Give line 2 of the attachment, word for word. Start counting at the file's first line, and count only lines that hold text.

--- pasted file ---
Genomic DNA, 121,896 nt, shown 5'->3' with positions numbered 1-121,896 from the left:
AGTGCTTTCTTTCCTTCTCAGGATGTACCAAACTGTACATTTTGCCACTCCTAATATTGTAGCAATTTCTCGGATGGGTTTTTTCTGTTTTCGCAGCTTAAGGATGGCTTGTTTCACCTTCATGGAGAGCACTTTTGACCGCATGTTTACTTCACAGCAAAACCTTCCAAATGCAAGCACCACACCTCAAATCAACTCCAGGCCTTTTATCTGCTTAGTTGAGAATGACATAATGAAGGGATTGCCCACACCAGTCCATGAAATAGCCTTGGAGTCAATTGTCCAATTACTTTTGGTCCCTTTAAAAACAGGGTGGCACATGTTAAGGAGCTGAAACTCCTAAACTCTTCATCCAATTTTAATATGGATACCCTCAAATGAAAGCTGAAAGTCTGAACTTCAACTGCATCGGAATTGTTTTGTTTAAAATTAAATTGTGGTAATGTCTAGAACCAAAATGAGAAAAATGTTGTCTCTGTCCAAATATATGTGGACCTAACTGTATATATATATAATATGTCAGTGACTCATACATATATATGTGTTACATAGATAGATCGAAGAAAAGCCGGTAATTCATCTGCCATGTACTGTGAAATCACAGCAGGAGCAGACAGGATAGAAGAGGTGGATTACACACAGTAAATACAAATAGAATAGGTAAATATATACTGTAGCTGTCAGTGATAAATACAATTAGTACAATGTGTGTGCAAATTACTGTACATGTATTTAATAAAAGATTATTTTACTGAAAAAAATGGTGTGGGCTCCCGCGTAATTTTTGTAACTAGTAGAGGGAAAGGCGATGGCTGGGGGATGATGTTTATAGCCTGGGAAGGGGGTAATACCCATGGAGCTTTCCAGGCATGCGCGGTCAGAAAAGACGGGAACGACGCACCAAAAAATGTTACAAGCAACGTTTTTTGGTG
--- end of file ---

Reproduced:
AGTGCTTTCTTTCCTTCTCAGGATGTACCAAACTGTACATTTTGCCACTCCTAATATTGTAGCAATTTCTCGGATGGGTTTTTTCTGTTTTCGCAGCTTAAGGATGGCTTGTTTCACCTTCATGGAGAGCACTTTTGACCGCATGTTTACTTCACAGCAAAACCTTCCAAATGCAAGCACCACACCTCAAATCAACTCCAGGCCTTTTATCTGCTTAGTTGAGAATGACATAATGAAGGGATTGCCCACACCAGTCCATGAAATAGCCTTGGAGTCAATTGTCCAATTACTTTTGGTCCCTTTAAAAACAGGGTGGCACATGTTAAGGAGCTGAAACTCCTAAACTCTTCATCCAATTTTAATATGGATACCCTCAAATGAAAGCTGAAAGTCTGAACTTCAACTGCATCGGAATTGTTTTGTTTAAAATTAAATTGTGGTAATGTCTAGAACCAAAATGAGAAAAATGTTGTCTCTGTCCAAATATATGTGGACCTAACTGTATATATATATAATATGTCAGTGACTCATACATATATATGTGTTACATAGATAGATCGAAGAAAAGCCGGTAATTCATCTGCCATGTACTGTGAAATCACAGCAGGAGCAGACAGGATAGAAGAGGTGGATTACACACAGTAAATACAAATAGAATAGGTAAATATATACTGTAGCTGTCAGTGATAAATACAATTAGTACAATGTGTGTGCAAATTACTGTACATGTATTTAATAAAAGATTATTTTACTGAAAAAAATGGTGTGGGCTCCCGCGTAATTTTTGTAACTAGTAGAGGGAAAGGCGATGGCTGGGGGATGATGTTTATAGCCTGGGAAGGGGGTAATACCCATGGAGCTTTCCAGGCATGCGCGGTCAGAAAAGACGGGAACGACGCACCAAAAAATGTTACAAGCAACGTTTTTTGGTG